Locally Sourced 3

Seared 12-Ounce Rib-Eye, Celeriac, Buttery Leeks and Flathead Cherry Agrodolce from the Fieldhouse

Ben Harman, founder and chef of The Fieldhouse/The Annex, shares a hearty recipe for rib-eye steak with locally sourced produce. Enjoy his mouthwatering, step-by-step guide to a Montana-inspired dish. 

Ingredients

1 leek

1 carrot (Amaltheia Organic Dairy, Belgrade, Montana)

2 celery stems

1 cup red wine

1 cup Flathead cherries

1/2 cup red wine vinegar

1 cup sugar

2 ounces butter

Salt

Celeriac (Celery Root)

Source: Lifeline Produce in Victor, Montana

“This is a must-try ingredient! When I am unfamiliar with a new ingredient, I pick some up. It’s a great learning experience. All we did for the dish was to peel the celeriac and cut into an ‘oblique’ cut, or just fun shapes, but keep them consistent in size so they cook evenly. Cook in a saute pan with some chicken stock or water and some leek butter leftover from poached leeks. Add salt, but I leave the pepper off because I want the celeriac to look beautiful and white. Cook until tender. The flavor will blow you away!”

Buttery Leeks

Source: Ploughshare Farm in Moiese, Montana

“Leeks to me are the sexier, more delicate version of the onion. Since it’s the garnish, the leek will present much better than a ‘buttery onion’ which inherently sounds less appetizing. Cut the leeks in half, leaving the roots intact, and rinse them by running under cold water while separating the layers gently to remove any dirt. Place them in a shallow pan. The closer together they are, the less butter you will need. Cover the pan with tin foil or a lid and cook in a low oven for a couple hours. After they’re poached, I like to sear mine in a hot pan with some salt.”

Flathead Cherry Agrodolce

Source: Flathead, Montana

“This sauce is savory, bright and slightly sweet—amazing and so complementary of many types of proteins. Sweat the mirepoix in a sauce pot. Deglaze with red wine and cook au sec (until dry). Add cherries, vinegar and sugar; salt to taste. Let this mixture stew a while. The vegetables will turn purple and blend in beautifully. After stewing, it will have reduced slightly and created a thicker consistency. Play around a little here if you like to change the consistency of your agrodolce. Just be sure to taste so you know where you are and can get an idea of where you want to go. Finish the sauce by adding butter and stirring constantly. This will add a nice texture and flavor as well as glossy sheen.”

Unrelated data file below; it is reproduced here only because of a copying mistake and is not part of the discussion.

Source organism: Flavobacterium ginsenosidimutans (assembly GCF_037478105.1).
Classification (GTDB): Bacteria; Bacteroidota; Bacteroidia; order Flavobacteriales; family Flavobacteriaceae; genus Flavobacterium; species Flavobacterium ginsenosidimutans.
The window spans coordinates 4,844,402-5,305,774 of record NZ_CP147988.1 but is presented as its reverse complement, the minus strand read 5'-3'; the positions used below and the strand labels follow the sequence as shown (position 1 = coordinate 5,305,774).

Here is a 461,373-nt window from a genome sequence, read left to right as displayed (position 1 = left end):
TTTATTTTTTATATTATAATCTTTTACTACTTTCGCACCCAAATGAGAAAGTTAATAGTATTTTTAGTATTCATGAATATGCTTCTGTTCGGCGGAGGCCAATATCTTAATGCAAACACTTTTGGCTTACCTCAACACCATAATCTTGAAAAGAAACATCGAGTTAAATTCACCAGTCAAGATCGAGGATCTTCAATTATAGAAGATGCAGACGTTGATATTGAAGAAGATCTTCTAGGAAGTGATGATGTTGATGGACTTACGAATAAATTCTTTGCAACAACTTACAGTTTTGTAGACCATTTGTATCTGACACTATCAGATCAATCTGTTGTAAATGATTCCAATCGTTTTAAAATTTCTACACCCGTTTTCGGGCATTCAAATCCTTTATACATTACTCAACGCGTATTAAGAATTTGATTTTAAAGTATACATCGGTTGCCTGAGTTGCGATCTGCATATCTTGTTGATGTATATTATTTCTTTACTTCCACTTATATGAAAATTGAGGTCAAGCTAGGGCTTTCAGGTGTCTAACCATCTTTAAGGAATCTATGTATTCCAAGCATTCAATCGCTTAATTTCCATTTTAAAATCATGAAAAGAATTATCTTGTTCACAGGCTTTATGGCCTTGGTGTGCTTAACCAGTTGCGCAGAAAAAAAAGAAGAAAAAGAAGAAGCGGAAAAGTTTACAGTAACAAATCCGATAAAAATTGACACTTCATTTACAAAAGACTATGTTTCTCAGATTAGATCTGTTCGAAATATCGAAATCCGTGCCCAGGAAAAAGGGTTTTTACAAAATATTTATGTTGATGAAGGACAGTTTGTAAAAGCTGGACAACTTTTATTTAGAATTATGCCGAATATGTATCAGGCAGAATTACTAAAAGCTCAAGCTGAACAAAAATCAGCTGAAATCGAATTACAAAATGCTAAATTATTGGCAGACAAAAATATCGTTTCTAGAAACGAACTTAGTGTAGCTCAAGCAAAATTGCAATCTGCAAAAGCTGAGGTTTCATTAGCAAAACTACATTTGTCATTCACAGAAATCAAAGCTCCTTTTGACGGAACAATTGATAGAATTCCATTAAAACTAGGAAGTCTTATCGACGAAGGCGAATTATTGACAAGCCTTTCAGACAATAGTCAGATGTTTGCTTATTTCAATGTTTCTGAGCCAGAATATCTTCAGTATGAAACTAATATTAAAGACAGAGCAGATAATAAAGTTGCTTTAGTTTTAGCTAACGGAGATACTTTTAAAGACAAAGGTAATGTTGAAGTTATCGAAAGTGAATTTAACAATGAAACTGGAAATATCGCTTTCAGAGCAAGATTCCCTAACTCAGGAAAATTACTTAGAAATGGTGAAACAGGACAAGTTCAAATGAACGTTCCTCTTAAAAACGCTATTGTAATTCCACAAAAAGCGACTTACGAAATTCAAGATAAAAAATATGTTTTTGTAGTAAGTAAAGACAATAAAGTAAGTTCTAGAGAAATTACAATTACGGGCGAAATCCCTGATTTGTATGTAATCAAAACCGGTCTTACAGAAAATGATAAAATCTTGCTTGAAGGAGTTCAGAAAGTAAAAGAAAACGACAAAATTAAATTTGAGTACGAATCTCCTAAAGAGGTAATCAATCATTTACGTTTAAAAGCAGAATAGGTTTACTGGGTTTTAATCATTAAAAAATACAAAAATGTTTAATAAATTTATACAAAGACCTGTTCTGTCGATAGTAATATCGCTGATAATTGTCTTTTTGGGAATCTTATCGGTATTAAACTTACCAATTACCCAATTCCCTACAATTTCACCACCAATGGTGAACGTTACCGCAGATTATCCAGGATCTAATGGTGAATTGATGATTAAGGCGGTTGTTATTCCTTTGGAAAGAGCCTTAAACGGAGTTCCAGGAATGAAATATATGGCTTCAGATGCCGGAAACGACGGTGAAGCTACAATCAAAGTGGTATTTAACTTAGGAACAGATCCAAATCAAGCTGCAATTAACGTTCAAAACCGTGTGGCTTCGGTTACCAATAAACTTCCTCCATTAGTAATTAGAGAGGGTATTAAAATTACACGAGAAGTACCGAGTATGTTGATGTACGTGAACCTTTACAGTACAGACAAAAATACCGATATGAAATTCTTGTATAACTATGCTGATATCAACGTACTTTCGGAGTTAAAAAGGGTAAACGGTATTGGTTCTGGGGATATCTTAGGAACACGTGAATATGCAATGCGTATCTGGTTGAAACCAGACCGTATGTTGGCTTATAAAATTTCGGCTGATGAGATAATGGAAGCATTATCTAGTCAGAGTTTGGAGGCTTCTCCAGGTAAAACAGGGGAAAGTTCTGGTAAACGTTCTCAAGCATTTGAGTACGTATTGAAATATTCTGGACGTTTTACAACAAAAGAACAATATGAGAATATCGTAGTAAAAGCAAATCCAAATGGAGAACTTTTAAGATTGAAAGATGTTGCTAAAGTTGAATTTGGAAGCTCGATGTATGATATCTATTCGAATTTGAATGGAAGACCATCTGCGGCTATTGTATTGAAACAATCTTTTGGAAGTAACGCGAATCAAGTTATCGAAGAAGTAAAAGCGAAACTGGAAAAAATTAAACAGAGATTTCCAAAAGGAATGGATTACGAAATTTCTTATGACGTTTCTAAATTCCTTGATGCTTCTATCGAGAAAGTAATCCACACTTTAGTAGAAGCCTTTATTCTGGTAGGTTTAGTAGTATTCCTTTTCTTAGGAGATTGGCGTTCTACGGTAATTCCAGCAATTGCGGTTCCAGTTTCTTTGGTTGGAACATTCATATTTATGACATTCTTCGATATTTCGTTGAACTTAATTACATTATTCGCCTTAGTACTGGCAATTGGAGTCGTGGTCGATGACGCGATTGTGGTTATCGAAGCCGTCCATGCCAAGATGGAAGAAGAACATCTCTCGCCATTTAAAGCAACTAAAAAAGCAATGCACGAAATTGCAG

12-Ounce Rib-Eye Steak

“First things first when cooking steak: salt and pepper that baby. If it seems like too much, you’re probably just right. It WILL make the difference. Don’t try to season it after and expect the same result. To sear the steak, use a cast-iron or other thick pan, something to retain heat so we can get some nice color on that meat. Use an oil with a high smoke point. We want to add color and texture without burning our oil or imparting much flavor. Sear both sides, feeling as you go to get the desired doneness (anything over medium will probably have to go in an oven after searing). Let it rest! I was horrified to find that many of the ‘steakhouses’ in the world don’t practice this extremely important step. Let a steak rest at least 10 minutes. You spent the money and took the time with everything else; do yourself a favor and be patient. I like to smother some butter on the top while it’s resting.”